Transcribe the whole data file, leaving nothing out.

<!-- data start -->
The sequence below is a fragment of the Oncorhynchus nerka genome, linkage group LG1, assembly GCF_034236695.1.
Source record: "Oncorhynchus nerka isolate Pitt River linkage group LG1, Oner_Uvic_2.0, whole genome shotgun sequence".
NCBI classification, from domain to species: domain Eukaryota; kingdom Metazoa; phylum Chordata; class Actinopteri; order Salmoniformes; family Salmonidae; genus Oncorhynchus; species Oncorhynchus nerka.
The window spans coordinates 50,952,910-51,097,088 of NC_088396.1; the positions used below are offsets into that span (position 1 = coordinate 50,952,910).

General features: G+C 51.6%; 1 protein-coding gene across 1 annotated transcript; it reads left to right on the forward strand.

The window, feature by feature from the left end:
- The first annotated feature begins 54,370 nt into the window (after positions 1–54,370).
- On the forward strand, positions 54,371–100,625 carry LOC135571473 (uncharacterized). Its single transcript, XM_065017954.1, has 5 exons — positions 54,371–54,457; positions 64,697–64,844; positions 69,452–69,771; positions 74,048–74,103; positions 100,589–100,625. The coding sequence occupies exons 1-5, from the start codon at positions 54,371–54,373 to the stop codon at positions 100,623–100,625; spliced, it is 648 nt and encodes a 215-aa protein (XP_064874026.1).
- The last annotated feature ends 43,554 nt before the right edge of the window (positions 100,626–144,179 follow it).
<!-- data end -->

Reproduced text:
The sequence below is a fragment of the Oncorhynchus nerka genome, linkage group LG1, assembly GCF_034236695.1.
Source record: "Oncorhynchus nerka isolate Pitt River linkage group LG1, Oner_Uvic_2.0, whole genome shotgun sequence".
NCBI classification, from domain to species: domain Eukaryota; kingdom Metazoa; phylum Chordata; class Actinopteri; order Salmoniformes; family Salmonidae; genus Oncorhynchus; species Oncorhynchus nerka.
The window spans coordinates 50,952,910-51,097,088 of NC_088396.1; the positions used below are offsets into that span (position 1 = coordinate 50,952,910).

General features: G+C 51.6%; 1 protein-coding gene across 1 annotated transcript; it reads left to right on the forward strand.

The window, feature by feature from the left end:
- The first annotated feature begins 54,370 nt into the window (after positions 1–54,370).
- On the forward strand, positions 54,371–100,625 carry LOC135571473 (uncharacterized). Its single transcript, XM_065017954.1, has 5 exons — positions 54,371–54,457; positions 64,697–64,844; positions 69,452–69,771; positions 74,048–74,103; positions 100,589–100,625. The coding sequence occupies exons 1-5, from the start codon at positions 54,371–54,373 to the stop codon at positions 100,623–100,625; spliced, it is 648 nt and encodes a 215-aa protein (XP_064874026.1).
- The last annotated feature ends 43,554 nt before the right edge of the window (positions 100,626–144,179 follow it).